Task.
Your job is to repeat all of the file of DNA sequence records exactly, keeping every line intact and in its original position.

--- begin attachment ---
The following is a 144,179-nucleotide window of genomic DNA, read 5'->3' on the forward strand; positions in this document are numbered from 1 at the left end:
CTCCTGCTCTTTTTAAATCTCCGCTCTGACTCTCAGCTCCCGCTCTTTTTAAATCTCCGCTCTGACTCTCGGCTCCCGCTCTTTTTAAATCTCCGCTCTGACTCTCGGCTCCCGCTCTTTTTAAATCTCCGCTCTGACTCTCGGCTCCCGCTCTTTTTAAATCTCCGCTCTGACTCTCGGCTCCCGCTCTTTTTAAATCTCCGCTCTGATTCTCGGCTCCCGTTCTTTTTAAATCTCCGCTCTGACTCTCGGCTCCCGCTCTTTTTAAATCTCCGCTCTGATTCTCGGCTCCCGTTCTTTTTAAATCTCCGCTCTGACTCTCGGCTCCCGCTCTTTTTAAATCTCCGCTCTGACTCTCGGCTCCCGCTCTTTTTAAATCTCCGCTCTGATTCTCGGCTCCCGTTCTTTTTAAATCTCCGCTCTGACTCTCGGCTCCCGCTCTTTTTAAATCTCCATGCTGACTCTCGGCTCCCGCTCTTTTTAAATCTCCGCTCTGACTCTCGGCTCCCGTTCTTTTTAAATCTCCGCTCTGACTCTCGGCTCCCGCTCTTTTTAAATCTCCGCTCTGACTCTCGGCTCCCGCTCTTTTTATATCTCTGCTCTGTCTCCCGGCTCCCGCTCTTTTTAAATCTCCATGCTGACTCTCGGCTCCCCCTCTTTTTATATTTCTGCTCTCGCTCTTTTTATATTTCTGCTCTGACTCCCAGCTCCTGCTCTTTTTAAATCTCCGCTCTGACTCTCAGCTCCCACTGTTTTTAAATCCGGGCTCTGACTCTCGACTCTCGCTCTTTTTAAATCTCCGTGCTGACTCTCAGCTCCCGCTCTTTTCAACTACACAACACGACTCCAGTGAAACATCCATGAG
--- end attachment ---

The following is a 144,179-nucleotide window of genomic DNA, read 5'->3' on the forward strand; positions in this document are numbered from 1 at the left end:
CTCCTGCTCTTTTTAAATCTCCGCTCTGACTCTCAGCTCCCGCTCTTTTTAAATCTCCGCTCTGACTCTCGGCTCCCGCTCTTTTTAAATCTCCGCTCTGACTCTCGGCTCCCGCTCTTTTTAAATCTCCGCTCTGACTCTCGGCTCCCGCTCTTTTTAAATCTCCGCTCTGACTCTCGGCTCCCGCTCTTTTTAAATCTCCGCTCTGATTCTCGGCTCCCGTTCTTTTTAAATCTCCGCTCTGACTCTCGGCTCCCGCTCTTTTTAAATCTCCGCTCTGATTCTCGGCTCCCGTTCTTTTTAAATCTCCGCTCTGACTCTCGGCTCCCGCTCTTTTTAAATCTCCGCTCTGACTCTCGGCTCCCGCTCTTTTTAAATCTCCGCTCTGATTCTCGGCTCCCGTTCTTTTTAAATCTCCGCTCTGACTCTCGGCTCCCGCTCTTTTTAAATCTCCATGCTGACTCTCGGCTCCCGCTCTTTTTAAATCTCCGCTCTGACTCTCGGCTCCCGTTCTTTTTAAATCTCCGCTCTGACTCTCGGCTCCCGCTCTTTTTAAATCTCCGCTCTGACTCTCGGCTCCCGCTCTTTTTATATCTCTGCTCTGTCTCCCGGCTCCCGCTCTTTTTAAATCTCCATGCTGACTCTCGGCTCCCCCTCTTTTTATATTTCTGCTCTCGCTCTTTTTATATTTCTGCTCTGACTCCCAGCTCCTGCTCTTTTTAAATCTCCGCTCTGACTCTCAGCTCCCACTGTTTTTAAATCCGGGCTCTGACTCTCGACTCTCGCTCTTTTTAAATCTCCGTGCTGACTCTCAGCTCCCGCTCTTTTCAACTACACAACACGACTCCAGTGAAACATCCATGAG